Board recommends regulations regarding chickens in city limits

Published 7:45 pm Thursday, January 25, 2018

Washington’s Planning Board is weighing in on Washington residents having chickens.

The board discussed the matter during its meeting Tuesday. That discussion came after the City Council, at a meeting in November 2017, said it wanted time to analyze a proposed amendment to the city code that would allow city residents to keep certain “farm” animals inside the city limits. The council decided it wants to closely examine the proposal and find out how other cities address residents having farm animals. The council also made it clear it wants to first focus on the part of the proposal dealing with chickens (and other fowl such as ducks and geese) before turning its attention to farm animals such as horses.

The council had planned to revisit the issue at its Jan. 8 meeting, but that did not occur.

“They made a recommendation to City Council to reduce the 100 (setback) to 50, the setback from residential properties and to allow them (chickens) in the city limits,” said Glenn Moore, a city planner who attended the board’s meeting.

The board’s action came after Emma Wood, a proponent of chickens in the city, requested that the proposed minimum distance between chicken coops and residences be 50 feet, according to a memorandum from John Rodman, the city’s director of community and cultural resources, to the mayor and council members. Rodman informed Wood the Planning Board would have to recommend to the council that a smaller distance between chicken coops and residences be allowed.

Under the proposed modifications being recommended to the council by the board, anyone keeping domestic fowl (chickens, turkeys, geese, ducks and the like) in the city would be required to obtain a permit from the city, with that permit renewed annually. Permits may be revoked if conditions of the permit and/or the zoning rules are violated.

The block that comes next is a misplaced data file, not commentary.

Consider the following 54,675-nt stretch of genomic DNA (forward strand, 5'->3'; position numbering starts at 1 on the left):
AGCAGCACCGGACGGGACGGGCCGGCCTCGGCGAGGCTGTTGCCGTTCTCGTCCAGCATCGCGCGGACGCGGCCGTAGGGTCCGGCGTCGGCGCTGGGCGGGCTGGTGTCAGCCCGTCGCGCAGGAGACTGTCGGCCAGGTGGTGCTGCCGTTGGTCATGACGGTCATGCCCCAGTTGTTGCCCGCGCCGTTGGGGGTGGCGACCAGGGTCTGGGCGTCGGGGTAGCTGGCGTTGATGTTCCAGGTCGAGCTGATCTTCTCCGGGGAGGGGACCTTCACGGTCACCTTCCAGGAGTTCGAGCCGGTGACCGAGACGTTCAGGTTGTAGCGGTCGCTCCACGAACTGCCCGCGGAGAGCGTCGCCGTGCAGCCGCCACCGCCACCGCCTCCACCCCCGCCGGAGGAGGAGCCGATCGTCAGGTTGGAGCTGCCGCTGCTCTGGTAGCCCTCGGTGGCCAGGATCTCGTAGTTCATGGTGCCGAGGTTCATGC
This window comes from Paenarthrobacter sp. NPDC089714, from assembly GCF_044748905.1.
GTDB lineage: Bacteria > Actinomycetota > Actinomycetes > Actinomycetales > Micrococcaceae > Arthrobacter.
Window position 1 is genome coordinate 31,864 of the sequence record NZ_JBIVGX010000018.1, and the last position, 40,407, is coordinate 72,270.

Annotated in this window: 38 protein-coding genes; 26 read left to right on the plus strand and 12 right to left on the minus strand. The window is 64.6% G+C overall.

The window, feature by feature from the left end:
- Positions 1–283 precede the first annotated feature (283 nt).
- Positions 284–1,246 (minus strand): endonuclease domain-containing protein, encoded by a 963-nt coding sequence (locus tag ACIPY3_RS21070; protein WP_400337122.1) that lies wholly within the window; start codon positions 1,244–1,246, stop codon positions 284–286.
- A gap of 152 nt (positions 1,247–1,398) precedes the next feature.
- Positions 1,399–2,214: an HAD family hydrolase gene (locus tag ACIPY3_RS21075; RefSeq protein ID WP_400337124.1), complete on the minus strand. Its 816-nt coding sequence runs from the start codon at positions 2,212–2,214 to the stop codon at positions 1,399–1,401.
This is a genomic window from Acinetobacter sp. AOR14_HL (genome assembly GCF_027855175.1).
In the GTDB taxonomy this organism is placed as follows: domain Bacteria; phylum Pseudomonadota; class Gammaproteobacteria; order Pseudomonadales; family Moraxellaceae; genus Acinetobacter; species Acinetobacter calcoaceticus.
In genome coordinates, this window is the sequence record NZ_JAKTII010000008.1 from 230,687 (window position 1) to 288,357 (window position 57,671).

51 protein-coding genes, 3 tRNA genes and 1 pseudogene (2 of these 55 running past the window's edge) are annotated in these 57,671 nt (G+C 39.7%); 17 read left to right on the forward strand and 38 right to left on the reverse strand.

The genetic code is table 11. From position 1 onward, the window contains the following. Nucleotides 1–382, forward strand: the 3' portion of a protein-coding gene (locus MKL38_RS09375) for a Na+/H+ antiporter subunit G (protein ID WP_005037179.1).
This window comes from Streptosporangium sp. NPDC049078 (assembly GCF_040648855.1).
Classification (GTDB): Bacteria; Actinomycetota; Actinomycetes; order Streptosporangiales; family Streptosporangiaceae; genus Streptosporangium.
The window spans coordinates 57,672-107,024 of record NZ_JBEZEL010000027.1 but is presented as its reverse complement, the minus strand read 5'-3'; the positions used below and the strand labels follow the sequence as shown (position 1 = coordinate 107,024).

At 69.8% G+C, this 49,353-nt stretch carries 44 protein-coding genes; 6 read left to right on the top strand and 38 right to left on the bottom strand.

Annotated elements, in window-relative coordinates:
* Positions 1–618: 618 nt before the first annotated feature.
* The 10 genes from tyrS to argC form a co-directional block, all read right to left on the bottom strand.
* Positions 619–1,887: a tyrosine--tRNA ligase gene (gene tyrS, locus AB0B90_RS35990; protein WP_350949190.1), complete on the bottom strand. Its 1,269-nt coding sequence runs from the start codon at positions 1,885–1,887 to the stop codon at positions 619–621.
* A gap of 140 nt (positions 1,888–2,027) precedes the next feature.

Those recommended changes to the city’s animal regulations would allow a city resident to keep up to 10 “domestic female chickens on one lot, but roosters would not be allowed.

The chickens could not run at large, but would have to be kept in a “suitable” chicken house or coop, which would have to be cleaned at least twice a week. Waste material from the coop must be hauled away or disposed of on-site in a manner that does not cause a bad odor and attract flies, according to the proposed amendment.







About Mike Voss

Mike Voss is the contributing editor at the Washington Daily News. He has a daughter and four grandchildren. Except for nearly six years he worked at the Free Lance-Star in Fredericksburg, Va., in the early to mid-1990s, he has been at the Daily News since April 1986.
Journalism awards:
• Pulitzer Prize for Meritorious Public Service, 1990.
• Society of Professional Journalists: Sigma Delta Chi Award, Bronze Medallion.
• Associated Press Managing Editors’ Public Service Award.
• Investigative Reporters & Editors’ Award.
• North Carolina Press Association, First Place, Public Service Award, 1989.
• North Carolina Press Association, Second Place, Investigative Reporting, 1990.
All those were for the articles he and Betty Gray wrote about the city’s contaminated water system in 1989-1990.
• North Carolina Press Association, First Place, Investigative Reporting, 1991.
• North Carolina Press Association, Third Place, General News Reporting, 2005.
• North Carolina Press Association, Second Place, Lighter Columns, 2006.
Recently learned he will receive another award.
• North Carolina Press Association, First Place, Lighter Columns, 2010.
4. Lectured at or served on seminar panels at journalism schools at UNC-Chapel Hill, University of Maryland, Columbia University, Mary Washington University and Francis Marion University.

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